One thing to note is that as an assistant professor, I developed a goal to become a provost. At the time, I didn’t know what the provost did, and the only reason I said provost was because I was too afraid to admit that I could possibly be somebody’s president. I knew that I wanted to use my talents to help people. I am honored to be the provost of Cal Poly Pomona and to use our collective talents to move student, staff and faculty success forward.

Have you said out loud that you're going to be president one day?

I want to enjoy this role and contribute as provost and that will take some time… But down the road — it is a possibility.

What are the new challenges that students face? What are the old challenges that we haven't quite solved?

What’s unfortunate is that there are still so many barriers for students. However, I am excited that more institutions, including Cal Poly Pomona, want to focus on removing institutional barriers and embrace the whole student. As I was going through undergrad, people said, “Look to your left, look to your right, one of you won’t be here.” It was proudful. Folks boasted, “We’re tough and not everyone’s going to make it.” Students didn’t talk about the challenges or say out loud that they needed help.

Now, institutions are being reflective. Are we part of the challenges as well?

That’s one of the many things that attracted me to Cal Poly Pomona — we want to knock down barriers. What I see is a very open dialogue and sense of awareness. And how brave are our students who say they’re experiencing challenges, whether it’s food insecurity, housing insecurity, tutoring, basic needs. I’m not saying that they broadcast that to the world. But they recognize there may be resources to help them through.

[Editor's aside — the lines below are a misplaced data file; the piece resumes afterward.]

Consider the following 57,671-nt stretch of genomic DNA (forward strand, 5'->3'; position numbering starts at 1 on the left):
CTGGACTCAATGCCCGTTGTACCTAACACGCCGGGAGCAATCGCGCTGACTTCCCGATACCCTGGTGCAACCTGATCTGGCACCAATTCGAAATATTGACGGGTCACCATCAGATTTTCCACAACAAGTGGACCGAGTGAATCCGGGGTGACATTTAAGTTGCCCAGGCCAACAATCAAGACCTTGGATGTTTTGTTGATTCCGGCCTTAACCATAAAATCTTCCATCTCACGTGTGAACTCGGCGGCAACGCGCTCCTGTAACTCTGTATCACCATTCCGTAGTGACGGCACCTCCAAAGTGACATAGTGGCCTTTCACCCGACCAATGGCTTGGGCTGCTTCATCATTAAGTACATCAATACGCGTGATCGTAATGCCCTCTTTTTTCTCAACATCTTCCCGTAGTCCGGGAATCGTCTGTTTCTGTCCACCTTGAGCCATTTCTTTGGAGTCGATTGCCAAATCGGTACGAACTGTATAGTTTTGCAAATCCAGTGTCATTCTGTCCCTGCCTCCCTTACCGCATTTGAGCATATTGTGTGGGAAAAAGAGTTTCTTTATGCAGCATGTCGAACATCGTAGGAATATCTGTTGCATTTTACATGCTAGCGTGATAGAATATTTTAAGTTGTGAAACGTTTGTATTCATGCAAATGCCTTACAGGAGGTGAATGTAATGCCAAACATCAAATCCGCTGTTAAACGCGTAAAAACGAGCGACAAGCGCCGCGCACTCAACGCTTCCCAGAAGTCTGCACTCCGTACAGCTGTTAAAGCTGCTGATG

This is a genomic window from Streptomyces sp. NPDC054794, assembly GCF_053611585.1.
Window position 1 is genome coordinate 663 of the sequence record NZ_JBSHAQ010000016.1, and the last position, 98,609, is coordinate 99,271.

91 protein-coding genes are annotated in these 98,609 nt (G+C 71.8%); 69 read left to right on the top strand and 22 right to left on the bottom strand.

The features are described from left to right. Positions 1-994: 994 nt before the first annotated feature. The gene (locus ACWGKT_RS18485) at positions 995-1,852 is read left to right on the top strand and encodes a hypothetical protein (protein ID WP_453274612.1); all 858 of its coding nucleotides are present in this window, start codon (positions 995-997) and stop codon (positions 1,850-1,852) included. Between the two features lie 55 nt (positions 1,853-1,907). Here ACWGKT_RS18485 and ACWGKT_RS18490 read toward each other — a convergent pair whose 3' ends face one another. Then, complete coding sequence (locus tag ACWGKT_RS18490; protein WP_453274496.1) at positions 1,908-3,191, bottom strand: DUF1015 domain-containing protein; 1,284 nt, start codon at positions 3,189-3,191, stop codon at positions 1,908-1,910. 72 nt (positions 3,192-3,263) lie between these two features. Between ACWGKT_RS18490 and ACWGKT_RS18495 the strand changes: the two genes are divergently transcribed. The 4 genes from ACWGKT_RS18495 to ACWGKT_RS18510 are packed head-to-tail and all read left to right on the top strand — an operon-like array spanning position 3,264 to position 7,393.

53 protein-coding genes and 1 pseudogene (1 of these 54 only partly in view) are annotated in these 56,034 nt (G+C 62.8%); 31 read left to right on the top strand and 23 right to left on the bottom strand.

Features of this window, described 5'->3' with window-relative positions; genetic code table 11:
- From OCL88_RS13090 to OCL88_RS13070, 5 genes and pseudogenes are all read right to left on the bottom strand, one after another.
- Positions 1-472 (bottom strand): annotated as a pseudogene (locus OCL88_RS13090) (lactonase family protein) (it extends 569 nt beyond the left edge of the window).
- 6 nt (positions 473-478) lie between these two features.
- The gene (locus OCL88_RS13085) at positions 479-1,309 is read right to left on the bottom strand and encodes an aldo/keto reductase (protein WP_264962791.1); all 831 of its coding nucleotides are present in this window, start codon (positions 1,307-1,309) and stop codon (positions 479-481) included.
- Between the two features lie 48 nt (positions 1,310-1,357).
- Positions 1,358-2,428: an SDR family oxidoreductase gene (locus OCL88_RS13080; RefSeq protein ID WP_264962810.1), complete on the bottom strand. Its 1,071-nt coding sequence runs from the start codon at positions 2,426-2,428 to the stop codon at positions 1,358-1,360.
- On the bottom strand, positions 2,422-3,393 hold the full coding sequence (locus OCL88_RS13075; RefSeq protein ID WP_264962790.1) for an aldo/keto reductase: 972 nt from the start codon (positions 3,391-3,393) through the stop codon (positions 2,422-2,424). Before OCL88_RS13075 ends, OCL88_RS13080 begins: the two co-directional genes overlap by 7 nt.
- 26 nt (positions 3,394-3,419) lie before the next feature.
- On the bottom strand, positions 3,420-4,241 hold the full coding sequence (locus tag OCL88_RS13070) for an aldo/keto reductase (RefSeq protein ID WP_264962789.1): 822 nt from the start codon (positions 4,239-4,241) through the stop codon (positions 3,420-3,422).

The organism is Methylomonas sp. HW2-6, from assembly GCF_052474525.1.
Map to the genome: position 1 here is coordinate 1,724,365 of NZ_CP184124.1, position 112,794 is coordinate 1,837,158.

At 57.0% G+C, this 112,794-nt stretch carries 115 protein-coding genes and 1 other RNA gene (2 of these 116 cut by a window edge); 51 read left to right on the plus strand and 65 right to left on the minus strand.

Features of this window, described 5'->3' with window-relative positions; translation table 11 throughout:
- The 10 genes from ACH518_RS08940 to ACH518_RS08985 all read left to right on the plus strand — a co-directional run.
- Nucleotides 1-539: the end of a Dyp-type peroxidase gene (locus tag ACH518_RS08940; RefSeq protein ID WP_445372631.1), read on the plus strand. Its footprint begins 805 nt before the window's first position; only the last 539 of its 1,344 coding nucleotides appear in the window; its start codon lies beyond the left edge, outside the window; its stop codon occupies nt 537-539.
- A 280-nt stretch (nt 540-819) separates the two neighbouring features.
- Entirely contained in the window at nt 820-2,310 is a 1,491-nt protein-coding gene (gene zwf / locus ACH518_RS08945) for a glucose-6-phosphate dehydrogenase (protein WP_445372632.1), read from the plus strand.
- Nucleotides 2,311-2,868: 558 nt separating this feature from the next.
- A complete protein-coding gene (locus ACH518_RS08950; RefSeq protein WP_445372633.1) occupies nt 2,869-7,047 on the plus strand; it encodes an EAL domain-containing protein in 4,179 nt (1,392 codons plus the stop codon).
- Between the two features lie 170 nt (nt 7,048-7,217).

What are some of your big-picture goals as provost?

Provost Brown talks with a student at the Maker Studio in the Library. I am still learning the points of pride and challenges of Cal Poly Pomona, so my views will change as I learn more about the campus. However, I do know that student success and reducing the equity gaps are a key goal as provost. Supporting the university and the Graduation Initiative 2025 will be key to making sure that all students have equal chances to succeed and graduate. Closing the equity gaps is a top priority.

Understanding the effects of the pandemic and how students need support is pivotal. We must also understand how staff and faculty are working in this new fluid environment. The campus can’t be its best self if we don’t pay attention to our faculty, to our staff, as well as our students. We must have a common understanding that everyone is important and plays a great role in the institution’s success. 

Therefore, supporting the campus’ backbone of faculty and staff is key. Faculty development and staff professional development are very important.

Also, we have to think about how the pandemic has changed the way we work, finances are different, responsibilities are different. People are tired. There’s this fluidity that’s going on. I hope we can acknowledge that the world will be fluid for a little while longer. How do we preserve ourselves but also show up as our best selves at work?

Re-engaging with the university’s strategic plan will require the campus to talk about the realities of the pandemic, too, so that we can reset and figure out this new world. It’s going to take ingenuity and creativity, and I want to approach this from a place of compassion, empathy and care. I think when you invest in folks, they show up as their best selves. It’s not investing to get something, it’s more of just being a decent human being and leading with integrity.

Where do you find joy and inspiration? What keeps you going?

My faith. My daughter. Helping others. California beaches and sunshine.